The QB3/College of Chemistry Mass Spectrometry Facility has partnered with IISME (Industry Initiatives for Science and Math Education) and SynBERC (Synthetic Biology Engineering Research Center) to provide a summer fellowship to a high school science teacher. During the last two summers, the facility has hosted Jonathan Fong from Lowell High School in San Francisco. Mr. Fong has developed a program using GC/MS (Gas Chromatograph/Mass Spectrometry) to determine the amount of caffeine in soft drinks.
A video of students from Lowell High School preparing their samples for GC/MS is presented here.
How Much Caffeine Is in My Soft Drink?
Determination of Caffeine Content in Soft Drinks Using GC-MS
- To use chemical separation techniques to detect caffeine in soft drinks.
- To apply knowledge of solubility, molecular polarity, and density to explain separation techniques.
- To determine caffeine content in soft drinks by analyzing gas chromatography/ mass spectrometry data.
Caffeine is added to many soft drinks and energy drinks. Soft drinks differ from energy drinks in that soft drinks are regulated by the FDA and are limited in how much caffeine they can contain, whereas energy drinks are not. Some of the effects of human consumption of caffeine are well known to most high school students. From the National Institutes of Health: Excessive caffeine intake can lead to a fast heart rate, excessive urination, nausea, vomiting, restlessness, anxiety, depression, tremors, and difficulty sleeping. The effect of caffeine on health has been widely studied.
In this experiment, we will use reagents commonly found in a high school chemistry laboratory to isolate caffeine from a soft drink or energy drink into a solvent suitable for GC/MS analysis. Most solvents commonly used in caffeine isolation are carcinogenic. However, in this experiment, we will use 70% rubbing alcohol (a.k.a. isopropanol or 2-propanol) since it is easily obtainable and safe to use in a high school laboratory. The caffeine will be isolated using knowledge of density, molecular polarity, and solubility.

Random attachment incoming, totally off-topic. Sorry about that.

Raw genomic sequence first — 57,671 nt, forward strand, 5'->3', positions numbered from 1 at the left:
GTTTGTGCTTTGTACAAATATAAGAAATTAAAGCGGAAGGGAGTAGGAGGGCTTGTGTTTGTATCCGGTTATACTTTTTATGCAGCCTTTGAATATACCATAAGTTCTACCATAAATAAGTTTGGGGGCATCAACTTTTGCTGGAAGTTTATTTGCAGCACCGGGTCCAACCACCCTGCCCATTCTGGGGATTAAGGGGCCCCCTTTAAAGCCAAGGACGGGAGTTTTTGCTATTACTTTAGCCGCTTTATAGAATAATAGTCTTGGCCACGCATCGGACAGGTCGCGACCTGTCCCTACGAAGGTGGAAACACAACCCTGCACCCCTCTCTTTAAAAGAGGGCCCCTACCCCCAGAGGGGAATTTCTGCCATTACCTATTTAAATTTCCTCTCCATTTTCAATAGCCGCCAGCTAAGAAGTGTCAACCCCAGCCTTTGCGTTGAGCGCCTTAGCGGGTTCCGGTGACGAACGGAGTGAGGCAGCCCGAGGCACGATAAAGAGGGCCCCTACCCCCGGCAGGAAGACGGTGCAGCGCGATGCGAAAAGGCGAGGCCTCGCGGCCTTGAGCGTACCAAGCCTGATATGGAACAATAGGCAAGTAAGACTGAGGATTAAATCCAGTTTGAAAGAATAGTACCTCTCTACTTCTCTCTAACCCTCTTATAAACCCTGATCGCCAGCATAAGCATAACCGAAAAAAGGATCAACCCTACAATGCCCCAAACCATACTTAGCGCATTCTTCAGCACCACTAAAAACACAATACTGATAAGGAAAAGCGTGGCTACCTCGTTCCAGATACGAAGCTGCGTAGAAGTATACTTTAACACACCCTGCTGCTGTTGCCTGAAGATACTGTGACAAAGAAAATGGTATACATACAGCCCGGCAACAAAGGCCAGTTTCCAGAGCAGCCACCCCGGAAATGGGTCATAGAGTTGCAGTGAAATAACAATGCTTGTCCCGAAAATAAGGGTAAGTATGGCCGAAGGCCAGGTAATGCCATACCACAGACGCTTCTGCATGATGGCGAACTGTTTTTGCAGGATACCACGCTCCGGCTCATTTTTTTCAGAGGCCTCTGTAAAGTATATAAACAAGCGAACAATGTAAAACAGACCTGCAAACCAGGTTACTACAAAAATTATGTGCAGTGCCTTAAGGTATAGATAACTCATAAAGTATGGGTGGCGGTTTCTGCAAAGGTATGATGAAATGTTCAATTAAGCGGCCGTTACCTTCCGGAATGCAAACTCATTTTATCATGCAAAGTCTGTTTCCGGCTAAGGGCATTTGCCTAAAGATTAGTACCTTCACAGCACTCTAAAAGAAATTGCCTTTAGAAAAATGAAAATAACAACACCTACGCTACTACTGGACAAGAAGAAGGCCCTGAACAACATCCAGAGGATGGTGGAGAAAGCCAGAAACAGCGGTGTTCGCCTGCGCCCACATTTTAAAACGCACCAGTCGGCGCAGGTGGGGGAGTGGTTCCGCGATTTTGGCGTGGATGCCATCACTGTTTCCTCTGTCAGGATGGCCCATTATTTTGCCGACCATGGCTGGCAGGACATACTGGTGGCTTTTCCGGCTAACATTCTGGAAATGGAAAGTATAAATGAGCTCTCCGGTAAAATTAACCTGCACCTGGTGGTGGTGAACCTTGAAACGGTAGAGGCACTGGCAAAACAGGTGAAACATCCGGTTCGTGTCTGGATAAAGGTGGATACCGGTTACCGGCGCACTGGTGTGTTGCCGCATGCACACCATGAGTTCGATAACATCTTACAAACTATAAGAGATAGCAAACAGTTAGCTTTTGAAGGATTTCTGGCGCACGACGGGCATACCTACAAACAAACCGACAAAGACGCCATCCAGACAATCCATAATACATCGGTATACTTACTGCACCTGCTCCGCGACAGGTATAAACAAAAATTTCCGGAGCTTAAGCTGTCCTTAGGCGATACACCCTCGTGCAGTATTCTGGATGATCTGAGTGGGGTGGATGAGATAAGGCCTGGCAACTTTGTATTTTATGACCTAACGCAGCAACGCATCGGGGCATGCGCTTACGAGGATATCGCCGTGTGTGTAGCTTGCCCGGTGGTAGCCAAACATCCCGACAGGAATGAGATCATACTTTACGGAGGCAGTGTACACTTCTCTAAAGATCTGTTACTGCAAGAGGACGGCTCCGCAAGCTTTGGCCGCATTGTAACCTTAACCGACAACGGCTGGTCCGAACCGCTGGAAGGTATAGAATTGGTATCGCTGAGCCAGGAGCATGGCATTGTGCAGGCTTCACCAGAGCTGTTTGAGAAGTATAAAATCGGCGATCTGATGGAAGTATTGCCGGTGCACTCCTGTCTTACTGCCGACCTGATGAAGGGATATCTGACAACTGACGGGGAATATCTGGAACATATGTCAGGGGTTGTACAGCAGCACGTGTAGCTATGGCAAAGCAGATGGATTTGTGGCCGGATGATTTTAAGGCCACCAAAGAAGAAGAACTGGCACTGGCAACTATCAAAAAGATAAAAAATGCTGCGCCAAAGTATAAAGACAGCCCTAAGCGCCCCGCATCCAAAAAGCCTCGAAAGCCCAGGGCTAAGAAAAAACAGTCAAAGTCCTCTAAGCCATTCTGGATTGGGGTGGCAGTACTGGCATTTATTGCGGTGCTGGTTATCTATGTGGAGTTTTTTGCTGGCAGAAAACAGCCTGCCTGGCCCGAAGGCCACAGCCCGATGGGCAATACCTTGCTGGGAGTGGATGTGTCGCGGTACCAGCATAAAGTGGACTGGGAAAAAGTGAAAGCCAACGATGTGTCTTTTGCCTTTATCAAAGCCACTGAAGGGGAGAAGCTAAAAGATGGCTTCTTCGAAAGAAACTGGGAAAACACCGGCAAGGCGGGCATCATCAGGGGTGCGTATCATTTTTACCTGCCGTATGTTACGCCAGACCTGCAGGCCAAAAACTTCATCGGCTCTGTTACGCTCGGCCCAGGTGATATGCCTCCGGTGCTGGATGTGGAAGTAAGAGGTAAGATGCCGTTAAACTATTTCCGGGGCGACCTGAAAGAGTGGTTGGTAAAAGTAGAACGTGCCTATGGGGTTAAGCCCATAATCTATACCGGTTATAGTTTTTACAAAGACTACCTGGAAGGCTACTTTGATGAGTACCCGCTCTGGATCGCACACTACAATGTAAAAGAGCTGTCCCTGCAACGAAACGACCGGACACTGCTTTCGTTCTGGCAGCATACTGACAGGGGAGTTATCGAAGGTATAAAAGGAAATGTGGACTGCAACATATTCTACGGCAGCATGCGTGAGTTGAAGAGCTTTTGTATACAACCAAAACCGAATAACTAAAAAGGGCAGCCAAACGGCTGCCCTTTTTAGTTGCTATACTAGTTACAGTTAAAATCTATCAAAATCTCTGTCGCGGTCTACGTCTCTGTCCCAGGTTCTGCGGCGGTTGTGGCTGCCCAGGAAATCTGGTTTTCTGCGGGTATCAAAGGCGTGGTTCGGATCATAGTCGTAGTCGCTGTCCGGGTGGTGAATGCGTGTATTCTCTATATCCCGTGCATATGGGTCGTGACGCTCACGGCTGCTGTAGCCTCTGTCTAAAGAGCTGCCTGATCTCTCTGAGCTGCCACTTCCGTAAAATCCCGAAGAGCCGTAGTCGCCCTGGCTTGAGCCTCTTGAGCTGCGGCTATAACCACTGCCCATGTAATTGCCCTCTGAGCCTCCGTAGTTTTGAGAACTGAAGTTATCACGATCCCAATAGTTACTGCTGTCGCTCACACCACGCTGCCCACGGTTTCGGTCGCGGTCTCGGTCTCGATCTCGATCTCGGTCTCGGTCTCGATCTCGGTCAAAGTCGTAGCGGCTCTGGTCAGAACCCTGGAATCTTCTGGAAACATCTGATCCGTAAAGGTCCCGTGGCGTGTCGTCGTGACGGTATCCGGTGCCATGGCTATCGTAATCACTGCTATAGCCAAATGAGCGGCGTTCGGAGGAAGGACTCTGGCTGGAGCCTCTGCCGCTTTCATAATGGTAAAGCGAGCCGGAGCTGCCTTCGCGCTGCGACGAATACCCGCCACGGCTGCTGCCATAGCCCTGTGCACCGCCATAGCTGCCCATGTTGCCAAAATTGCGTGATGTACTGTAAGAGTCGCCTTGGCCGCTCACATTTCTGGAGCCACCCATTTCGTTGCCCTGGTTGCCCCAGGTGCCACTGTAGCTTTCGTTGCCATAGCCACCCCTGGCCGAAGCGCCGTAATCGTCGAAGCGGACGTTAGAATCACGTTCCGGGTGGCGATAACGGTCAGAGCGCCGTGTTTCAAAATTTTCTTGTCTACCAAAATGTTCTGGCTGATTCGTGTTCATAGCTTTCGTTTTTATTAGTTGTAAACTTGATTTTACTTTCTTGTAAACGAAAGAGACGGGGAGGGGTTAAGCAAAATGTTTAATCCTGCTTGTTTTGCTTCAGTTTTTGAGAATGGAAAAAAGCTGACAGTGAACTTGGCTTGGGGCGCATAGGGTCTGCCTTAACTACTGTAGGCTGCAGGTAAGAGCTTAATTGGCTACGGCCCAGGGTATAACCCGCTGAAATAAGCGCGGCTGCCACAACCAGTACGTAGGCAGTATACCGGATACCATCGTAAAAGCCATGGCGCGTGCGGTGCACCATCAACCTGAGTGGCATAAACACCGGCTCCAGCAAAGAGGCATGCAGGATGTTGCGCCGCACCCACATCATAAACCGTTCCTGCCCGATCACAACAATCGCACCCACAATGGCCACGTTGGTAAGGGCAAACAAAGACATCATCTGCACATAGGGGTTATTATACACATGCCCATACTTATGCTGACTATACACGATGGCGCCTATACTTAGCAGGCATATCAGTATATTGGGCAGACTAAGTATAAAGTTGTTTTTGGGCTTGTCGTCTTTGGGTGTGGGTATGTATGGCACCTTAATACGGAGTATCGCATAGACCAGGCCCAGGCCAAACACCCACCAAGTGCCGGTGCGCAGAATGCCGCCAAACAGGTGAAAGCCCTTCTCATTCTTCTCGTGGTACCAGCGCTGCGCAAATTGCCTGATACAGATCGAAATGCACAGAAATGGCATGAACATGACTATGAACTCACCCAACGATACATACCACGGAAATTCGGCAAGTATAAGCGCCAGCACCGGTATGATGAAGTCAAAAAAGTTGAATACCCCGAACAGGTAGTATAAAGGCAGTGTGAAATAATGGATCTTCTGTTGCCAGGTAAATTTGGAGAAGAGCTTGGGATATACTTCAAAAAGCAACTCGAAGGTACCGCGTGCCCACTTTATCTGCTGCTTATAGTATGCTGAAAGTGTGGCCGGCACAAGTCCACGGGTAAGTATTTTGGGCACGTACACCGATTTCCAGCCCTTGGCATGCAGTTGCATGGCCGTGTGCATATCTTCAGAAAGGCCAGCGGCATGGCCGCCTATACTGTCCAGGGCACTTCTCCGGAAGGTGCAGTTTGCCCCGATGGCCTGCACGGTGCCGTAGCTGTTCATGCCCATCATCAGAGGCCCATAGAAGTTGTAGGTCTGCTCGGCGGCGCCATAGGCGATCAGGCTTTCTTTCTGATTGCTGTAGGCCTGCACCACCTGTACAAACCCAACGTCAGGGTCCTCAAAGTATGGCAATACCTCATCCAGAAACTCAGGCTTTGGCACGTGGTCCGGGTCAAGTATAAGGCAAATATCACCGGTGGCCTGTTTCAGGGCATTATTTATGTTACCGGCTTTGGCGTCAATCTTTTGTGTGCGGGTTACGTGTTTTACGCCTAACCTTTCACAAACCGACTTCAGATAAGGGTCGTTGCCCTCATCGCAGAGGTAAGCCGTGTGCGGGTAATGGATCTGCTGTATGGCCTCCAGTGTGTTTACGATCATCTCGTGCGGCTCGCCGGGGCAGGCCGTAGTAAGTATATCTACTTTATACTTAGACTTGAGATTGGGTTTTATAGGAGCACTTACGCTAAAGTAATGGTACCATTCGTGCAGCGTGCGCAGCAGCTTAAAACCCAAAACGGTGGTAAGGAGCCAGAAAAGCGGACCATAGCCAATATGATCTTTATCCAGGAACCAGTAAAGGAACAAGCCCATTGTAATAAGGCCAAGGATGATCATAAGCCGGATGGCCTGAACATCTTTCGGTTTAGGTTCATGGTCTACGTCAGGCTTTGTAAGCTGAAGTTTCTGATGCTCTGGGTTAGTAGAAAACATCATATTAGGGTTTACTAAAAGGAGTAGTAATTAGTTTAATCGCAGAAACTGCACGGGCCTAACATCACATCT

Using GC-MS, you will determine the amount of caffeine extracted from your soft drink. Deuterated caffeine will be used as an internal standard. Deuterated caffeine is structurally similar to caffeine, except that it contains 3 atoms of deuterium, or a hydrogen atom with an extra neutron. A known amount of deuterated caffeine (100 micrograms) will be added to your soft drink prior to the separation and analysis procedure. When analyzing caffeine using GC/MS, the concentration of caffeine is directly proportional to the area under the chromatographic peak. If you know the concentration of one substance and have the areas under each peak for both substances, you can solve for the concentration of the second substance to determine the amount of caffeine in the soft drinks. Students will prepare their samples following the protocol developed by Mr. Fong. The samples should be mailed to the Mass Spectrometry Facility for analysis, and the results will be returned to the teacher. High school chemistry teachers interested in pursuing this experiment for their class should contact Dr. Ulla Andersen for additional information.
The GC/MS (Autospec mass spectrometer equipped with an Agilent GC) used for this project was purchased with a grant (0741839) obtained from the National Science Foundation. IISME provided the organizational support while SynBERC provided financial support for Mr. Fong.